Banks vet HK clients for activism links - sources

Big banks are checking their Hong Kong clients for links to the city’s pro-democracy movement.

That’s according to Reuters sources.

They say screening has been stepped up by wealth managers at lenders including Credit Suisse, HSBC, Julius Baer and UBS - none of which wanted to comment.

The moves come after China introduced a new national security law with sweeping powers.

It prohibits subversion, broadly defined, and allows for the seizure of assets and penalties against companies.

Now wealth managers are reportedly combing through comments by clients and their associates in public or on social media.

One banker told Reuters the checks could go back as far as 2014.

Anyone designated ‘politically exposed’ by the lenders could find it impossible to access financial services.

It’s not clear which individuals have been scrutinised, but veteran democrat Albert Ho said he feared people like him would face difficulties.

In a statement, the Hong Kong Monetary Authority - the city’s de facto central bank - said there had been no change to practices.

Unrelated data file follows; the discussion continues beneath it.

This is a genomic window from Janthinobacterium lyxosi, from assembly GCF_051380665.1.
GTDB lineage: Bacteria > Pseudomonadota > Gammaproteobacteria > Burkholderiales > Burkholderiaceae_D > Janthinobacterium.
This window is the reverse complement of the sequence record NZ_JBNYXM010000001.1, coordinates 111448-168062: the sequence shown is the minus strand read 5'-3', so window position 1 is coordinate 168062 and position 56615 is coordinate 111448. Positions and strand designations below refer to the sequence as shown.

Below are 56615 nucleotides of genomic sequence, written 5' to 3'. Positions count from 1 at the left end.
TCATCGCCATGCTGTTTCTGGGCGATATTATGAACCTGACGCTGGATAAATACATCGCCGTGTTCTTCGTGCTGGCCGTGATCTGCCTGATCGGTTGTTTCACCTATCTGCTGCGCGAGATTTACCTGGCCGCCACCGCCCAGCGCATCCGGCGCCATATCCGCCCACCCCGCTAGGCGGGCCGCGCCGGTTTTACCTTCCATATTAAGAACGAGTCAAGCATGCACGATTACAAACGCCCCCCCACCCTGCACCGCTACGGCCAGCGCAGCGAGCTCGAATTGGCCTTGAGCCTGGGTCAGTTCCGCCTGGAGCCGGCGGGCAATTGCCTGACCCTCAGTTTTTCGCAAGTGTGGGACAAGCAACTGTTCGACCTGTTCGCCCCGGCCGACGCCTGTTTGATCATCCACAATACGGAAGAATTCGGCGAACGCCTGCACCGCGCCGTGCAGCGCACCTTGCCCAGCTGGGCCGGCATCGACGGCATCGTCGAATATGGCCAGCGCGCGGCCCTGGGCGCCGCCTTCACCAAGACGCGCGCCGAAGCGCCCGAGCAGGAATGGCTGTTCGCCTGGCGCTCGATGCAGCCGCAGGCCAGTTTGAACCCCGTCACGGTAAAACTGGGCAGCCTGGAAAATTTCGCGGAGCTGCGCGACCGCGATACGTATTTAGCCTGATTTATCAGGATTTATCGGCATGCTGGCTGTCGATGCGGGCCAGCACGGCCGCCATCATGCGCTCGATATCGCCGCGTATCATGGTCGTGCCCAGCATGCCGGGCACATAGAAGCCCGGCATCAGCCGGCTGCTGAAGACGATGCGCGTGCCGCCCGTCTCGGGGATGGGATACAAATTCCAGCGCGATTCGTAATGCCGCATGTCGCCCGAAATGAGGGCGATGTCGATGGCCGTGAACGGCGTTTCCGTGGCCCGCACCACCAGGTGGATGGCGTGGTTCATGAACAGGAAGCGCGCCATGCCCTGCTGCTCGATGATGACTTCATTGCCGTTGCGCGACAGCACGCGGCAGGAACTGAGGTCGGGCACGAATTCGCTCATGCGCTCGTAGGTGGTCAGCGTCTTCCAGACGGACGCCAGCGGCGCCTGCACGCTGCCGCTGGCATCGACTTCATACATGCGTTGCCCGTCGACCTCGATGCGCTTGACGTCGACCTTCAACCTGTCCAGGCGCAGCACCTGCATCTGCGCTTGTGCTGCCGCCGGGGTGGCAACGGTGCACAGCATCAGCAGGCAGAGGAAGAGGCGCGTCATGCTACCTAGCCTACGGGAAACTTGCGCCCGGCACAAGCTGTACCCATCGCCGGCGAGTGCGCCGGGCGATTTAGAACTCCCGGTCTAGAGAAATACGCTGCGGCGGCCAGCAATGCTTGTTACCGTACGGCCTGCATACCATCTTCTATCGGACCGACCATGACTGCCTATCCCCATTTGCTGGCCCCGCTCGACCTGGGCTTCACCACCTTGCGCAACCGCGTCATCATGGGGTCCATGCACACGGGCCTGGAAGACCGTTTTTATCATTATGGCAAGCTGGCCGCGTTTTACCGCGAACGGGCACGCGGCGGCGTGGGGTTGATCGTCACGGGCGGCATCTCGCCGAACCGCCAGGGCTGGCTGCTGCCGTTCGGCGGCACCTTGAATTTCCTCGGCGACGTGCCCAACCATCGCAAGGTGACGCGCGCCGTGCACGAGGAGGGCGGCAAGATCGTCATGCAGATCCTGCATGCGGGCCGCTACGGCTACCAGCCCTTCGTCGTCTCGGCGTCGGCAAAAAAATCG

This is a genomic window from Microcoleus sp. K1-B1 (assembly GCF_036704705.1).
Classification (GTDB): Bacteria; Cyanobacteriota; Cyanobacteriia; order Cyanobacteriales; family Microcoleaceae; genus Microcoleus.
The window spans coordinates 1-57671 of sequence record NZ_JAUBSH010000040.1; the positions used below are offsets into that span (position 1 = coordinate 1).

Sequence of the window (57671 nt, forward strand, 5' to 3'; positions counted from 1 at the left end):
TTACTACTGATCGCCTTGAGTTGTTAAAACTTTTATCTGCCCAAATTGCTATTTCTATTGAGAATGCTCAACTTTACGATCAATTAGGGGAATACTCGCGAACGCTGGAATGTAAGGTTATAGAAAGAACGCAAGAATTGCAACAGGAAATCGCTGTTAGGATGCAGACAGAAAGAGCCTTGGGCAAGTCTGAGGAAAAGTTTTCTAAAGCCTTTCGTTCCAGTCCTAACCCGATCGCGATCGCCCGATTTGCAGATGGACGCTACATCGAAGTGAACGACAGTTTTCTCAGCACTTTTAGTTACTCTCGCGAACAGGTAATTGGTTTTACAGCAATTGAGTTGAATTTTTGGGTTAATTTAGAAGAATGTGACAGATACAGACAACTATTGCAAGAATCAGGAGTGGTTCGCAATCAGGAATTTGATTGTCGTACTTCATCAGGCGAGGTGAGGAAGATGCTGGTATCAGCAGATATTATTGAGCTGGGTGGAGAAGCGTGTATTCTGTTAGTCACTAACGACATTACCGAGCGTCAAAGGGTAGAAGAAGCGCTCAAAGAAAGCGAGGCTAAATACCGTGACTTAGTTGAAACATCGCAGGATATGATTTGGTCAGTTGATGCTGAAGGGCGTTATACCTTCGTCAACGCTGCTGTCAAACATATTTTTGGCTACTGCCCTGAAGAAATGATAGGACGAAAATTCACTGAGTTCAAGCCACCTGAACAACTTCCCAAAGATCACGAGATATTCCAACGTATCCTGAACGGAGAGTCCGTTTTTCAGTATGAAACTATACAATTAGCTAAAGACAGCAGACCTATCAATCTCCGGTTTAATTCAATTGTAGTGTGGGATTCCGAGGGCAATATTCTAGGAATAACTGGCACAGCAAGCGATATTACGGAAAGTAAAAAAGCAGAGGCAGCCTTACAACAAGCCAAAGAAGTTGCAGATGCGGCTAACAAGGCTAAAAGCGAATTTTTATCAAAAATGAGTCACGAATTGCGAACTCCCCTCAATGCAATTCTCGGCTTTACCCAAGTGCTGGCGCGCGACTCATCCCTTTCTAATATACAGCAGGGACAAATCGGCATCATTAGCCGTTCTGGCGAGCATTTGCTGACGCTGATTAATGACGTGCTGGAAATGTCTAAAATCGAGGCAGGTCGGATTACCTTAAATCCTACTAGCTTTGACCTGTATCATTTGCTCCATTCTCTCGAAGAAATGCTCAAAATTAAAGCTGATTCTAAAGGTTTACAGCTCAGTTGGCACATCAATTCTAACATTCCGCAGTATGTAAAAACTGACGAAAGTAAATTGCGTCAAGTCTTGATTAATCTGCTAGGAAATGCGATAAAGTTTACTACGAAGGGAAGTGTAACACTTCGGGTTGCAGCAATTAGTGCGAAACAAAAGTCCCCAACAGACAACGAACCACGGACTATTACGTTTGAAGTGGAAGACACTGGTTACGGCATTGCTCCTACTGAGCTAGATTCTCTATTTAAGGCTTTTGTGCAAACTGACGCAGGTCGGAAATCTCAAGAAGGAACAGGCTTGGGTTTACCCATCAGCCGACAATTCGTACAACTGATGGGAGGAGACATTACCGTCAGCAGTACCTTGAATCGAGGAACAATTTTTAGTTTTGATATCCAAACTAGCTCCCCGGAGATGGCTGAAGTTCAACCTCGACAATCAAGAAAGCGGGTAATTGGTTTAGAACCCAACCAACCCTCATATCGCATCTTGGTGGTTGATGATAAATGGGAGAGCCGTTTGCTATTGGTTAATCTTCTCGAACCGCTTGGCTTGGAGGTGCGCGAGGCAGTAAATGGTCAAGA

China’s foreign ministry and other officials did not respond to requests for comment.

But the news will mean more awkward questions for western banks.

London-based HSBC and Standard Chartered have already faced criticism for supporting the new law.

Both said they believed it would help restore stability in Hong Kong.

Video Transcript

- Big banks are checking their Hong Kong clients for links to the city's pro-democracy movement. That is according to Reuters sources. They say screening has been stepped up by wealth managers at lenders, including Credit Suisse, HSBC, Julius Baer and UBS. None of which wanted to comment.

The moves come after China introduced a new national security law with sweeping powers. It prohibits subversion, broadly defined, and allows for the seizure of assets and penalties against companies.

Now, wealth managers are reportedly combing through comments by clients and their associates in public or on social media. One banker told Reuters the checks could go back as far as 2014. Anyone designated politically exposed by the lenders could find it impossible to access financial services. It's not clear which individuals have been scrutinized, but veteran democrat Albert Ho said he feared people like him would face difficulties.

In a statement, the Hong Kong Monetary Authority, the city's de facto central bank, said there had been no change to practices. China's foreign ministry and other officials did not respond to requests for comment.

But the news will mean more awkward questions for Western banks. London based HSBC and Standard Chartered have already faced criticism for supporting the new law. Both said they believed it would help restore stability in Hong Kong.